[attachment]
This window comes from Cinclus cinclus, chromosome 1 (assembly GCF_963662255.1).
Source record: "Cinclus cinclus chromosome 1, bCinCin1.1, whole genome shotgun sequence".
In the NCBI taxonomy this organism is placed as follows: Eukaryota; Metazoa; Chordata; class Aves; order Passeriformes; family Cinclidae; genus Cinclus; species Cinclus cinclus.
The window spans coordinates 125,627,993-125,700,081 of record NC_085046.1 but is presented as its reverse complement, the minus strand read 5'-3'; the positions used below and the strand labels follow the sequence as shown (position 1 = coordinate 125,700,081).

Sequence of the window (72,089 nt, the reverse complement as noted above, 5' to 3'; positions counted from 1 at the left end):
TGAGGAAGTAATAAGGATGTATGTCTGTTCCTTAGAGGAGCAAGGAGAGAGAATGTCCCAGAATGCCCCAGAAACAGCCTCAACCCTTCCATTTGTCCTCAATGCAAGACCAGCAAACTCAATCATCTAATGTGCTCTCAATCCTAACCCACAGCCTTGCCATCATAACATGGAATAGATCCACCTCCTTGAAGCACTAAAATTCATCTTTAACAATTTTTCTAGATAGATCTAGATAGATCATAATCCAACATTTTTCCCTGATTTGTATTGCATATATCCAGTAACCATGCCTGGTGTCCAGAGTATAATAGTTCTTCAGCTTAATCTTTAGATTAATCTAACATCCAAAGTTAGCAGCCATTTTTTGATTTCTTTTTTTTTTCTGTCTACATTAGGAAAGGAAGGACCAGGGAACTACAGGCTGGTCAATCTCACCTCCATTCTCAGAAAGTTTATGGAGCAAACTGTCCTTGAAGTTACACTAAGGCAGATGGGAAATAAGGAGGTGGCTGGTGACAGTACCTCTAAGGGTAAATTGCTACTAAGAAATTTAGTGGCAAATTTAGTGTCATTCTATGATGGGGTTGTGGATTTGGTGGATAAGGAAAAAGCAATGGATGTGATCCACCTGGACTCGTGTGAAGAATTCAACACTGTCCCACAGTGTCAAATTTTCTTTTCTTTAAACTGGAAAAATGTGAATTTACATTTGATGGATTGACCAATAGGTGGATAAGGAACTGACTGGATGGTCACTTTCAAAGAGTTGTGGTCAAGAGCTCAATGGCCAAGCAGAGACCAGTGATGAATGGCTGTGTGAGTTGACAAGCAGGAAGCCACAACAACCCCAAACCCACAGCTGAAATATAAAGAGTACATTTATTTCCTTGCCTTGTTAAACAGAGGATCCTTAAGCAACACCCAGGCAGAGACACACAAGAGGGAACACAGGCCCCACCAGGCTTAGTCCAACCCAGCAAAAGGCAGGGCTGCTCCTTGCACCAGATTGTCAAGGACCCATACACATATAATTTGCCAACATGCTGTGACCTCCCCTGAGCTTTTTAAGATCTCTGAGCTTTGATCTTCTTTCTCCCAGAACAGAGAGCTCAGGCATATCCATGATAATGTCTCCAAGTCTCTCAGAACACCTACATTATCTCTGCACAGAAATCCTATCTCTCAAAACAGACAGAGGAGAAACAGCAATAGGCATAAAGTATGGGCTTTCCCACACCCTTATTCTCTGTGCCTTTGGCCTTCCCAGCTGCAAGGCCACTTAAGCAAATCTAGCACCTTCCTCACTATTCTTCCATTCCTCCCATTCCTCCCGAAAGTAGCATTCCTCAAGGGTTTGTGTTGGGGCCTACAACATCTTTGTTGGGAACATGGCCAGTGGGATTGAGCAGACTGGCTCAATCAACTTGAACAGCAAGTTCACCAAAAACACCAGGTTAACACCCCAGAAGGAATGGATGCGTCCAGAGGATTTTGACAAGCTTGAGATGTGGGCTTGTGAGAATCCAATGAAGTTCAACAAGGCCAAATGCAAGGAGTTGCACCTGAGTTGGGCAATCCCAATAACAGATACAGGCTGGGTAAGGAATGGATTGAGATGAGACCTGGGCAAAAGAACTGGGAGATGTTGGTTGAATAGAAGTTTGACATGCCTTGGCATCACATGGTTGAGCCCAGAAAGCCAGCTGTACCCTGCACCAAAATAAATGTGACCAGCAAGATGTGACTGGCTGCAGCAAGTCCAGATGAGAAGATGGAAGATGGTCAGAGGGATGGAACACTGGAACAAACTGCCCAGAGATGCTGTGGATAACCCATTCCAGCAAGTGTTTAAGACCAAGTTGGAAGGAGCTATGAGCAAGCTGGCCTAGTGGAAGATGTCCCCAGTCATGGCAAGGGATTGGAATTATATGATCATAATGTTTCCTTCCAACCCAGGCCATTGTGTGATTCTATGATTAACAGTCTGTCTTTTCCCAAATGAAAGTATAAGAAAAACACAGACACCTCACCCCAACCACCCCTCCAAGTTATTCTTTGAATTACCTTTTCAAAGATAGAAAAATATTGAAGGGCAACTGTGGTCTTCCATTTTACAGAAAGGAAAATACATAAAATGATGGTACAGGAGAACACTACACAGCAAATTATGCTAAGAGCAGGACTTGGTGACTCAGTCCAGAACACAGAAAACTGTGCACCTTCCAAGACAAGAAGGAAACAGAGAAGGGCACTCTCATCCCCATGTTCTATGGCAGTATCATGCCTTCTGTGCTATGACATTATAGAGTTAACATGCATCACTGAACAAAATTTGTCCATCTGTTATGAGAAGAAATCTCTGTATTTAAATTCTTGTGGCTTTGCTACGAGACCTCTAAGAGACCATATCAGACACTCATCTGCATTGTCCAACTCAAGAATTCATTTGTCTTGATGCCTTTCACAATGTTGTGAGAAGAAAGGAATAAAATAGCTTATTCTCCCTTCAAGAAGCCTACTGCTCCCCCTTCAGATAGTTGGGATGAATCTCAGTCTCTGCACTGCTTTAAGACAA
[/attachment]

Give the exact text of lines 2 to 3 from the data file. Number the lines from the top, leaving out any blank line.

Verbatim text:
Source record: "Cinclus cinclus chromosome 1, bCinCin1.1, whole genome shotgun sequence".
In the NCBI taxonomy this organism is placed as follows: Eukaryota; Metazoa; Chordata; class Aves; order Passeriformes; family Cinclidae; genus Cinclus; species Cinclus cinclus.